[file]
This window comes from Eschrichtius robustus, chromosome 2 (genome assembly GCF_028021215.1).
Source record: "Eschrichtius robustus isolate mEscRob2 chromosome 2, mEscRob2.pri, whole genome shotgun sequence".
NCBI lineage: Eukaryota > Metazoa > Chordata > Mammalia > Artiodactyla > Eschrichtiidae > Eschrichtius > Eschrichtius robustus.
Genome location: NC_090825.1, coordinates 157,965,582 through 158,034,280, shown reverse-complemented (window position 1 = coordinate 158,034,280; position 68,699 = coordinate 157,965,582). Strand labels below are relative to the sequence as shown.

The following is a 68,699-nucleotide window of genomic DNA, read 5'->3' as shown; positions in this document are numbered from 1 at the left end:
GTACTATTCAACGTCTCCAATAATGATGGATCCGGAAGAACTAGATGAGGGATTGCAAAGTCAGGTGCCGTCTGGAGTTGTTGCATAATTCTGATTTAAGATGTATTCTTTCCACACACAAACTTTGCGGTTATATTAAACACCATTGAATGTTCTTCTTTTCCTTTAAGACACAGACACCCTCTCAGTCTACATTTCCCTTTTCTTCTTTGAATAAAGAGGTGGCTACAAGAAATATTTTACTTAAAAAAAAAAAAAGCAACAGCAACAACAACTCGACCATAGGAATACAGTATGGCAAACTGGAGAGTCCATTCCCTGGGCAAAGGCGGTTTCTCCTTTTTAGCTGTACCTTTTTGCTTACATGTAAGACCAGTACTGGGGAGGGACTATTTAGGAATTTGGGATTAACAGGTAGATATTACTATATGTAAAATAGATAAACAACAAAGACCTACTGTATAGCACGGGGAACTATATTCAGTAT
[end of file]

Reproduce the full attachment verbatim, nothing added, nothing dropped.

This window comes from Eschrichtius robustus, chromosome 2 (genome assembly GCF_028021215.1).
Source record: "Eschrichtius robustus isolate mEscRob2 chromosome 2, mEscRob2.pri, whole genome shotgun sequence".
NCBI lineage: Eukaryota > Metazoa > Chordata > Mammalia > Artiodactyla > Eschrichtiidae > Eschrichtius > Eschrichtius robustus.
Genome location: NC_090825.1, coordinates 157,965,582 through 158,034,280, shown reverse-complemented (window position 1 = coordinate 158,034,280; position 68,699 = coordinate 157,965,582). Strand labels below are relative to the sequence as shown.

The following is a 68,699-nucleotide window of genomic DNA, read 5'->3' as shown; positions in this document are numbered from 1 at the left end:
GTACTATTCAACGTCTCCAATAATGATGGATCCGGAAGAACTAGATGAGGGATTGCAAAGTCAGGTGCCGTCTGGAGTTGTTGCATAATTCTGATTTAAGATGTATTCTTTCCACACACAAACTTTGCGGTTATATTAAACACCATTGAATGTTCTTCTTTTCCTTTAAGACACAGACACCCTCTCAGTCTACATTTCCCTTTTCTTCTTTGAATAAAGAGGTGGCTACAAGAAATATTTTACTTAAAAAAAAAAAAAGCAACAGCAACAACAACTCGACCATAGGAATACAGTATGGCAAACTGGAGAGTCCATTCCCTGGGCAAAGGCGGTTTCTCCTTTTTAGCTGTACCTTTTTGCTTACATGTAAGACCAGTACTGGGGAGGGACTATTTAGGAATTTGGGATTAACAGGTAGATATTACTATATGTAAAATAGATAAACAACAAAGACCTACTGTATAGCACGGGGAACTATATTCAGTAT